So you think local cities, counties, states and countries should get in the TLS cert business? That would be interesting.

                                                                                                                                        1. 5

                                                                                                                                          It’s true the Linux Foundation isn’t a 501(c)(3) but the Linux Foundation doesn’t control Let’s Encrypt, the Internet Security Research Group does. And the ISRG is a 501(c)(3).

                                                                                                                                          So your initial post is correct and Shamar is mistaken.

                                                                                                                                          1. 1

                                                                                                                                            The Linux Foundation will provide general and administrative support services, as well as services related to fundraising, financial management, contract and vendor management, and human resources.

                                                                                                                                            This is from the page linked by @philpennock.

                                                                                                                                            I wonder what is left to do for the Let’s Encrypt staff! :-)

                                                                                                                                            I’m amused by how easily people forget that organisations are composed by people.

                                                                                                                                            What if Linux Foundation decides to drop its support?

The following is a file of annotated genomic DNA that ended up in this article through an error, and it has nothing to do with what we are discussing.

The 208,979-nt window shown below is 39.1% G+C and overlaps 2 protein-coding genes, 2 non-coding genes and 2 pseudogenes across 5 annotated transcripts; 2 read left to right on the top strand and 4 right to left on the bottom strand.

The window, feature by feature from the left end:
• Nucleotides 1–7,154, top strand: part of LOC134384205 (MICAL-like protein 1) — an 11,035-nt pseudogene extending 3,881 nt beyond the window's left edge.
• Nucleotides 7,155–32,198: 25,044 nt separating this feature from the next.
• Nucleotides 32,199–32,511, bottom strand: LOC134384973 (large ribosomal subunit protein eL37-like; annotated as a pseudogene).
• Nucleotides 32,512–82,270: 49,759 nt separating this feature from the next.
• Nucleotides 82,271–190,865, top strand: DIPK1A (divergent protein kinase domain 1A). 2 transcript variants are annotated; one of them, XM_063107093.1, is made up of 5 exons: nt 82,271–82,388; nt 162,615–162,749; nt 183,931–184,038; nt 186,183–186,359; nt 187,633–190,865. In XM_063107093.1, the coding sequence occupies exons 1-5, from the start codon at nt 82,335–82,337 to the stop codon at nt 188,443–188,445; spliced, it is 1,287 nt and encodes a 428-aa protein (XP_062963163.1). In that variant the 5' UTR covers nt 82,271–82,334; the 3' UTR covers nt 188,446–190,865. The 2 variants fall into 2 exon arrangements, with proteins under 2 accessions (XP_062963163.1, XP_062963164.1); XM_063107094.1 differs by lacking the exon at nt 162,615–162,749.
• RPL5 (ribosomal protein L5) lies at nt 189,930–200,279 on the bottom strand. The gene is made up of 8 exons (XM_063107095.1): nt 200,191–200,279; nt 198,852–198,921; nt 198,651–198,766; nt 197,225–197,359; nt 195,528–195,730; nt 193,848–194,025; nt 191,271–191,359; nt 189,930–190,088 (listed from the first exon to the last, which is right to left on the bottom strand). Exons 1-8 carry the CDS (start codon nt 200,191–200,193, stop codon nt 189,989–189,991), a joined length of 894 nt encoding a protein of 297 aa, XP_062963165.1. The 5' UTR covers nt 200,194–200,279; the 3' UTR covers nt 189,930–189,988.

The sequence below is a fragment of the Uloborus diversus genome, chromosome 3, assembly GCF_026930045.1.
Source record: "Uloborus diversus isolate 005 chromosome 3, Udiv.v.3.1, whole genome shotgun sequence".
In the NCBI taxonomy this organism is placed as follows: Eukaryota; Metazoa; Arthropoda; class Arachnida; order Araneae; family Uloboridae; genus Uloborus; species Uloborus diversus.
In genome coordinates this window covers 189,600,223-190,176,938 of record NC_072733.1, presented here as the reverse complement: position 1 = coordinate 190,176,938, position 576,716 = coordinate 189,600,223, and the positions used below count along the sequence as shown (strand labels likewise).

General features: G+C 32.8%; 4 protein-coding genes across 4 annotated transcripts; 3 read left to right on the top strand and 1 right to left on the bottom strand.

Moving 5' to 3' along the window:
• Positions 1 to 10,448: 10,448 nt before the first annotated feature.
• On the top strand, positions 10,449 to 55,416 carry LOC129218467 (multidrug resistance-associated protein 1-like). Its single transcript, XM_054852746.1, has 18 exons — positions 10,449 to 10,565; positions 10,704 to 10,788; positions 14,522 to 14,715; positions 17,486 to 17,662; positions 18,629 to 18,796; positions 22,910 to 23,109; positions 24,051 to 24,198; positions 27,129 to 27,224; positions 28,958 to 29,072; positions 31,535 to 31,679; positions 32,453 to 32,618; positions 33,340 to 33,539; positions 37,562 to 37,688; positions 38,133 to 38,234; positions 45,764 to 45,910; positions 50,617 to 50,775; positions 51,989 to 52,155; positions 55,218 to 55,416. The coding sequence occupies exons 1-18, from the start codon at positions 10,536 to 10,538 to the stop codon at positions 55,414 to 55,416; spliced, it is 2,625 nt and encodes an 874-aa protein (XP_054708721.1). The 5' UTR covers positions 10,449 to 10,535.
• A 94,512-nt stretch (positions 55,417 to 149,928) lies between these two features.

No funds. No finance. No contracts. No human resources.
                                                                                                                                            Oh and no hosting, too.

                                                                                                                                            But hey! I’m mistaken! ;-)

                                                                                                                                            1. 2

                                                                                                                                              Unless you have inside information on the contract, saying LE depends on the Linux Foundation is pure speculation.

                                                                                                                                              I can speculate too. Should the Linux Foundation withdraw support there are plenty of companies and organisations that have a vested interest in keeping LetsEncrypt afloat. They’ll be fine.

                                                                                                                                              1. 1

                                                                                                                                                Agreed.

                                                                                                                                                Feel free to think that it’s a philanthropic endeavour!
                                                                                                                                                I will continue to think it’s a political one.

                                                                                                                                                The point (and as I said I cannot answer yet) is if the global risk of a single US organisation being able to break most of HTTPS traffic world wide is worth the benefit of free certificates.

                                                                                                                                                1. 3